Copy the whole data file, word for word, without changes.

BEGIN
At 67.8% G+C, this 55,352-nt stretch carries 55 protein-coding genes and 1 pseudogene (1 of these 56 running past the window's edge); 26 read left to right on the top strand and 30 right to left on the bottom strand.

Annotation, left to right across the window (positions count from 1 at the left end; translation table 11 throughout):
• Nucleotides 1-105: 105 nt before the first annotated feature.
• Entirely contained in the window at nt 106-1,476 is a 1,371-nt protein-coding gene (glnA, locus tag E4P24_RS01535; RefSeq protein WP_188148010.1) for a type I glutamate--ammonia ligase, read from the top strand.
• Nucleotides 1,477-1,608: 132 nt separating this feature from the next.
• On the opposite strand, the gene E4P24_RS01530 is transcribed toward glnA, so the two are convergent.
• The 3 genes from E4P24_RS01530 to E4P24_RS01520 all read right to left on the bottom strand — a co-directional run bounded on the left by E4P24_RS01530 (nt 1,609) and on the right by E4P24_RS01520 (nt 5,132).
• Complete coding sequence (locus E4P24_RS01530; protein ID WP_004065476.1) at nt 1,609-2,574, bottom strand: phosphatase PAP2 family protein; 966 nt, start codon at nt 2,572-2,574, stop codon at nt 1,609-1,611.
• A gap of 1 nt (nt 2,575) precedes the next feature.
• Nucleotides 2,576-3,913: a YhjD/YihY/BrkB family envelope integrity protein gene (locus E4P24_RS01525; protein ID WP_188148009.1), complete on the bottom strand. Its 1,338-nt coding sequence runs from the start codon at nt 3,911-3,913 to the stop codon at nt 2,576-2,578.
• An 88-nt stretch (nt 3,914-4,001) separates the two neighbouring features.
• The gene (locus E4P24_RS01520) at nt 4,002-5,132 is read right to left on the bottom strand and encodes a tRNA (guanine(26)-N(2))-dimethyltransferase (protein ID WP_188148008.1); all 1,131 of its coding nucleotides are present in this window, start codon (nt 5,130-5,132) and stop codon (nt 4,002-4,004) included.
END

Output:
At 67.8% G+C, this 55,352-nt stretch carries 55 protein-coding genes and 1 pseudogene (1 of these 56 running past the window's edge); 26 read left to right on the top strand and 30 right to left on the bottom strand.

Annotation, left to right across the window (positions count from 1 at the left end; translation table 11 throughout):
• Nucleotides 1-105: 105 nt before the first annotated feature.
• Entirely contained in the window at nt 106-1,476 is a 1,371-nt protein-coding gene (glnA, locus tag E4P24_RS01535; RefSeq protein WP_188148010.1) for a type I glutamate--ammonia ligase, read from the top strand.
• Nucleotides 1,477-1,608: 132 nt separating this feature from the next.
• On the opposite strand, the gene E4P24_RS01530 is transcribed toward glnA, so the two are convergent.
• The 3 genes from E4P24_RS01530 to E4P24_RS01520 all read right to left on the bottom strand — a co-directional run bounded on the left by E4P24_RS01530 (nt 1,609) and on the right by E4P24_RS01520 (nt 5,132).
• Complete coding sequence (locus E4P24_RS01530; protein ID WP_004065476.1) at nt 1,609-2,574, bottom strand: phosphatase PAP2 family protein; 966 nt, start codon at nt 2,572-2,574, stop codon at nt 1,609-1,611.
• A gap of 1 nt (nt 2,575) precedes the next feature.
• Nucleotides 2,576-3,913: a YhjD/YihY/BrkB family envelope integrity protein gene (locus E4P24_RS01525; protein ID WP_188148009.1), complete on the bottom strand. Its 1,338-nt coding sequence runs from the start codon at nt 3,911-3,913 to the stop codon at nt 2,576-2,578.
• An 88-nt stretch (nt 3,914-4,001) separates the two neighbouring features.
• The gene (locus E4P24_RS01520) at nt 4,002-5,132 is read right to left on the bottom strand and encodes a tRNA (guanine(26)-N(2))-dimethyltransferase (protein ID WP_188148008.1); all 1,131 of its coding nucleotides are present in this window, start codon (nt 5,130-5,132) and stop codon (nt 4,002-4,004) included.